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The Stones of Monhegan



A trip to an island in Maine reveals a strange phenomenon. The stones seem to stand by themselves, in unique clusters. You have never seen this before and as you spend time on Monheghan, you begin to understand.




Islands of Maine

You can see them from the ferry as it circumnavigates the island, between Lobster and Christmas coves, just beyond the rusted orange shipwreck. The diesel pants like a sun baked dog and the top deck of tourists arch and point at the spot where the stones are standing.

They're not much to look at from this distance though, not compared to the cliffs of Monhegan that rise above us, and fall so sharply into the cold Atlantic that the ferry captain dares take his panting ship within ten yards of the headwall. The rock face of Blackhead, one of Maine's highest coastal cliffs, looms 160 feet above.

A woman with a disposable camera pulls her son back from the railing of the boat as her husband feigns nonchalance. He grins a fearless New York grin. His nose is oiled, grilled scarlet from the long ride to the tiny island.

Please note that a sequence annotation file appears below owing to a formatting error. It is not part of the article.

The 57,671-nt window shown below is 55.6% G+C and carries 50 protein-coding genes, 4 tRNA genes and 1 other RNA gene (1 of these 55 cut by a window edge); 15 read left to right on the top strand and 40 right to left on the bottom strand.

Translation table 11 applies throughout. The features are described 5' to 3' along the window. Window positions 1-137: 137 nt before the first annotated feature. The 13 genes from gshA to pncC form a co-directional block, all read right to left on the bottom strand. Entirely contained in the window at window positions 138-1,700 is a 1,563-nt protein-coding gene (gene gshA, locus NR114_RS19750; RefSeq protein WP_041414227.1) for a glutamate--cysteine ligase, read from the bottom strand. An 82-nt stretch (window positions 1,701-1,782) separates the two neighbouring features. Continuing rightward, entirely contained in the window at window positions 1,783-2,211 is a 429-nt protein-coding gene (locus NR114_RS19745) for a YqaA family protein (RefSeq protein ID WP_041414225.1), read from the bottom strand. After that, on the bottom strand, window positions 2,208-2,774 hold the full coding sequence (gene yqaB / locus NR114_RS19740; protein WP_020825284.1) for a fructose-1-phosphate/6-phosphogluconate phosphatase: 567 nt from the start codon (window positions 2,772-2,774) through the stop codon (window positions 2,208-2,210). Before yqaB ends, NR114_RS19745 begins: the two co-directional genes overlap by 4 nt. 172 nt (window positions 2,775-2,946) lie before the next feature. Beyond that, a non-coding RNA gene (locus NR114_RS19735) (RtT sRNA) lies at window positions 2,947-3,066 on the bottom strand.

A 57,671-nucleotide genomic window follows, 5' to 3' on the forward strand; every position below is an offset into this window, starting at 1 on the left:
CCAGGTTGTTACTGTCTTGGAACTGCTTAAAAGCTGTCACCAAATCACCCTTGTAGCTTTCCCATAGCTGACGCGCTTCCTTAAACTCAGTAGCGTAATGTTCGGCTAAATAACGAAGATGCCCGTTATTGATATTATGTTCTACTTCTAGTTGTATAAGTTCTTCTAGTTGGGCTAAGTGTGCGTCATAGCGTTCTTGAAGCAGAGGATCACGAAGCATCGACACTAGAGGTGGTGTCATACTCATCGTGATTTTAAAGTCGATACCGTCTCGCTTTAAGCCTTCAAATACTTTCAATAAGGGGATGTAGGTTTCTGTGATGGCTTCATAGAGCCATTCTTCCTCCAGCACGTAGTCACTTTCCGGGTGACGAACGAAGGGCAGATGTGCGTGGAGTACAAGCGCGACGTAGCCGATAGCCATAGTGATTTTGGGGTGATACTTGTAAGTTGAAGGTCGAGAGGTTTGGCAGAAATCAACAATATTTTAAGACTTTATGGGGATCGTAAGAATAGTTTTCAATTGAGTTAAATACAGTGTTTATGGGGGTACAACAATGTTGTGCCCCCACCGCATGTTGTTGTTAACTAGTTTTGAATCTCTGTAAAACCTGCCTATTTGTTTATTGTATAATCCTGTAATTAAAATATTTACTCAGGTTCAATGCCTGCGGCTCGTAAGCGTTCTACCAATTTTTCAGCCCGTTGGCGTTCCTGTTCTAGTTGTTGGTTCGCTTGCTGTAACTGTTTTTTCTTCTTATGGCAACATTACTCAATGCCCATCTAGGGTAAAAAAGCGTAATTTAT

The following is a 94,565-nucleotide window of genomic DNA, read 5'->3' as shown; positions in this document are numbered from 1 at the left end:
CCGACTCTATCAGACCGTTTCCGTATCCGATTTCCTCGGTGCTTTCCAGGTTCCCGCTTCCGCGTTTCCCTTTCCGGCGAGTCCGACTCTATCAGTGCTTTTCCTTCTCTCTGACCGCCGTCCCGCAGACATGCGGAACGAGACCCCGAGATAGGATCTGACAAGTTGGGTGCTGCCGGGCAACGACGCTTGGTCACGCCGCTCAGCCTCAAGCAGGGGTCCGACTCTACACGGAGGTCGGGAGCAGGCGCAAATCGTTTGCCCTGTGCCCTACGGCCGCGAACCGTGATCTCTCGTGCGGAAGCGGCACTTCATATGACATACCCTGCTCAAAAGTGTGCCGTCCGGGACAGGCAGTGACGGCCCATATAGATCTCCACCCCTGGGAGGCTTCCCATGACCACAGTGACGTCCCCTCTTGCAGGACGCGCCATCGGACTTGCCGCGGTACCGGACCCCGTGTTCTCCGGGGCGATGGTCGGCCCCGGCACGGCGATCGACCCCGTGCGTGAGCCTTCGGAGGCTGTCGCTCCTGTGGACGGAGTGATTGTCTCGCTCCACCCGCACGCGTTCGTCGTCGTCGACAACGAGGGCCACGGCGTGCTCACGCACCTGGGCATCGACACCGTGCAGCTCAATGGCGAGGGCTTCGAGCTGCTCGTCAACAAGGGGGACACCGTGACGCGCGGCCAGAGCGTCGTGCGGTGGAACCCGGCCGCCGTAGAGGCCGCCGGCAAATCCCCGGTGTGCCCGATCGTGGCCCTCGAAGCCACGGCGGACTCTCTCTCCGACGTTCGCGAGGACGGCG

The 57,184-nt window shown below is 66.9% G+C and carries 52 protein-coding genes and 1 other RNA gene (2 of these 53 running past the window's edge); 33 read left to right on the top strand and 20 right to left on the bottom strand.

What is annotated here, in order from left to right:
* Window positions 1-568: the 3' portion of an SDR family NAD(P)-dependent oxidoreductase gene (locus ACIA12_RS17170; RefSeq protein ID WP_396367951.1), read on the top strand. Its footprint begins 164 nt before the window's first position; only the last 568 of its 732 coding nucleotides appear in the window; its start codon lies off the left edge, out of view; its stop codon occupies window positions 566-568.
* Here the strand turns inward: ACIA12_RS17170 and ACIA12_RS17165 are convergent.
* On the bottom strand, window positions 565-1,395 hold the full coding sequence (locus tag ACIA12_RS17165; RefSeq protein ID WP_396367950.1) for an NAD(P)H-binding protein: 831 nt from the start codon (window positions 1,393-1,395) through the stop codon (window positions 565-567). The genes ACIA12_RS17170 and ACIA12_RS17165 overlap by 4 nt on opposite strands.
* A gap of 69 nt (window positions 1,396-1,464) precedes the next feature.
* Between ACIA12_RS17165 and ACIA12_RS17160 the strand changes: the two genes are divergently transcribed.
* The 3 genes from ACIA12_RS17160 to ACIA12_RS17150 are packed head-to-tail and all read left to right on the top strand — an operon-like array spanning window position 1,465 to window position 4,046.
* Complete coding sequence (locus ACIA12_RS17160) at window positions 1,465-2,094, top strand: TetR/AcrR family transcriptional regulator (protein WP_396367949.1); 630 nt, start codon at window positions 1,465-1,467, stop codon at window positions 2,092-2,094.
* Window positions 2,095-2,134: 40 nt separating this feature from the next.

"Let, the boy look," he tells his wife, and smiles as if he bobs this close to crushing death each day. His fingers are a soft gray where they grip the long white bench that everyone knows is filled with life preservers. Nearby are four hazard-red life rafts that will hardly save you if a comber comes.



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Tuesday, January 16, 2018 
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